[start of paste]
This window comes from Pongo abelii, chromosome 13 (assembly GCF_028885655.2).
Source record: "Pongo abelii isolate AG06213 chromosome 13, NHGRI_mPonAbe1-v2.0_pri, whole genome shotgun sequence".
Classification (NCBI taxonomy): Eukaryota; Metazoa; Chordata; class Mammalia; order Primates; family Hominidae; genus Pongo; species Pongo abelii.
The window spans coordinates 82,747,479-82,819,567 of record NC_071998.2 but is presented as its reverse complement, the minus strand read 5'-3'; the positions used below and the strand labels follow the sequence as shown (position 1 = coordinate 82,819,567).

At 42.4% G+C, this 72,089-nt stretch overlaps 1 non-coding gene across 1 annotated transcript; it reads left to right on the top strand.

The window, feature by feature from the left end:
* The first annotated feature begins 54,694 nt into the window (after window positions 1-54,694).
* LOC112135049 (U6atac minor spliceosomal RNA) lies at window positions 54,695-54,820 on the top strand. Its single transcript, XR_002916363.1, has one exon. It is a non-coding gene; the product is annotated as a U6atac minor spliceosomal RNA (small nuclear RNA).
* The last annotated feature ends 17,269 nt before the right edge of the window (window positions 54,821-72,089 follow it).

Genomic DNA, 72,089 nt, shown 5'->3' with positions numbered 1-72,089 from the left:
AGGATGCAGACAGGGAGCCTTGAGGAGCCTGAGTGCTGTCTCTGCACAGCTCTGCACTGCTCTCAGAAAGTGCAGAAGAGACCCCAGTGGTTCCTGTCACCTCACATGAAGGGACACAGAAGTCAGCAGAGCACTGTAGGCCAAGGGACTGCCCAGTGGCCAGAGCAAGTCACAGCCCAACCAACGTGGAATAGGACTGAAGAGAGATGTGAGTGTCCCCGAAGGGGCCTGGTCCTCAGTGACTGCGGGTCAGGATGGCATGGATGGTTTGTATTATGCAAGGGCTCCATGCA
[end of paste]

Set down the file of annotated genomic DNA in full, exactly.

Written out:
This window comes from Pongo abelii, chromosome 13 (assembly GCF_028885655.2).
Source record: "Pongo abelii isolate AG06213 chromosome 13, NHGRI_mPonAbe1-v2.0_pri, whole genome shotgun sequence".
Classification (NCBI taxonomy): Eukaryota; Metazoa; Chordata; class Mammalia; order Primates; family Hominidae; genus Pongo; species Pongo abelii.
The window spans coordinates 82,747,479-82,819,567 of record NC_071998.2 but is presented as its reverse complement, the minus strand read 5'-3'; the positions used below and the strand labels follow the sequence as shown (position 1 = coordinate 82,819,567).

At 42.4% G+C, this 72,089-nt stretch overlaps 1 non-coding gene across 1 annotated transcript; it reads left to right on the top strand.

The window, feature by feature from the left end:
* The first annotated feature begins 54,694 nt into the window (after window positions 1-54,694).
* LOC112135049 (U6atac minor spliceosomal RNA) lies at window positions 54,695-54,820 on the top strand. Its single transcript, XR_002916363.1, has one exon. It is a non-coding gene; the product is annotated as a U6atac minor spliceosomal RNA (small nuclear RNA).
* The last annotated feature ends 17,269 nt before the right edge of the window (window positions 54,821-72,089 follow it).

Genomic DNA, 72,089 nt, shown 5'->3' with positions numbered 1-72,089 from the left:
AGGATGCAGACAGGGAGCCTTGAGGAGCCTGAGTGCTGTCTCTGCACAGCTCTGCACTGCTCTCAGAAAGTGCAGAAGAGACCCCAGTGGTTCCTGTCACCTCACATGAAGGGACACAGAAGTCAGCAGAGCACTGTAGGCCAAGGGACTGCCCAGTGGCCAGAGCAAGTCACAGCCCAACCAACGTGGAATAGGACTGAAGAGAGATGTGAGTGTCCCCGAAGGGGCCTGGTCCTCAGTGACTGCGGGTCAGGATGGCATGGATGGTTTGTATTATGCAAGGGCTCCATGCA